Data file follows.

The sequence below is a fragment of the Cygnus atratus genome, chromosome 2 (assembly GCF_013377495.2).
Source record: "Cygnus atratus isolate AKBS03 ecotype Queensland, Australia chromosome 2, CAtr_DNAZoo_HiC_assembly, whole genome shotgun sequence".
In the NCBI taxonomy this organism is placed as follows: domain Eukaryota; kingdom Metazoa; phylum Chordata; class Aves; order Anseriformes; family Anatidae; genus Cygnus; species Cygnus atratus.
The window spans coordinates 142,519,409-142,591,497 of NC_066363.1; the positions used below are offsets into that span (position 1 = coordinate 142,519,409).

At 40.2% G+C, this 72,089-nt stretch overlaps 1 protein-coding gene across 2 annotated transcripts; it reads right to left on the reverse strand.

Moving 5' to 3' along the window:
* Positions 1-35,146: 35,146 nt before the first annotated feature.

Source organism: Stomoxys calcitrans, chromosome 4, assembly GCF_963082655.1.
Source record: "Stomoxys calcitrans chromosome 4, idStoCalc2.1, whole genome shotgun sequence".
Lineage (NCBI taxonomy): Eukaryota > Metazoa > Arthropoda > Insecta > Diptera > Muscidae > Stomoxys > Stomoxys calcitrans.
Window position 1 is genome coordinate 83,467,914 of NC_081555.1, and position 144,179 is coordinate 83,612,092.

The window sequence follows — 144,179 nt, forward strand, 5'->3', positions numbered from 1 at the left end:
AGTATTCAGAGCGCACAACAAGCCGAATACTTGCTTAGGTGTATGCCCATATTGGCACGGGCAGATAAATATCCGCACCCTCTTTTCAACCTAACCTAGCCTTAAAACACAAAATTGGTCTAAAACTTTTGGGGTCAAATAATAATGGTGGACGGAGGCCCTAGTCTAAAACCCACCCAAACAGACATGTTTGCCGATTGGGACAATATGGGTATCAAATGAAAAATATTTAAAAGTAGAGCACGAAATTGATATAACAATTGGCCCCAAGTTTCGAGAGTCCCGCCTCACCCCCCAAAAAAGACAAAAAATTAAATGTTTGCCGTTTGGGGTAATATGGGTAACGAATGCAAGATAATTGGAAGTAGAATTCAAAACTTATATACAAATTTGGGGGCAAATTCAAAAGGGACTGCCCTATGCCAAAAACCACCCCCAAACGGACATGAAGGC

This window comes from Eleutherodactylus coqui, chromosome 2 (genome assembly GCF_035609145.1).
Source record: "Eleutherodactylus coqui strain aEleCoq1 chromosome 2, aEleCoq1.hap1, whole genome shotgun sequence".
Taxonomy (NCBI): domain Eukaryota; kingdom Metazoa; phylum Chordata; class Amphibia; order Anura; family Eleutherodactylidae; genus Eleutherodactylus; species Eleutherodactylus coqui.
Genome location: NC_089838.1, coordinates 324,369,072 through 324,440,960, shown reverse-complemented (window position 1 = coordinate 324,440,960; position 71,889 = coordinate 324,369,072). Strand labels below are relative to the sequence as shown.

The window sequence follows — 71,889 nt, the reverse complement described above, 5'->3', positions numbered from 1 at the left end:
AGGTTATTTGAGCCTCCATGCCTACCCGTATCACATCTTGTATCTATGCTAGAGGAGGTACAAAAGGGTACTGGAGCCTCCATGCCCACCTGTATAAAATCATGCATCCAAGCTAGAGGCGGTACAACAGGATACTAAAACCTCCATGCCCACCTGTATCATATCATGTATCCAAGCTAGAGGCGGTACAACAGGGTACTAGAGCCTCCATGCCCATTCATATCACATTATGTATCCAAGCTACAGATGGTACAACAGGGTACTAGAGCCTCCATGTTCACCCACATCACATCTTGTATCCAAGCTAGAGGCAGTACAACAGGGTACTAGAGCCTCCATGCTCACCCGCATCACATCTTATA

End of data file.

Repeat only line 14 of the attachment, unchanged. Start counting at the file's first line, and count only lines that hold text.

This window comes from Eleutherodactylus coqui, chromosome 2 (genome assembly GCF_035609145.1).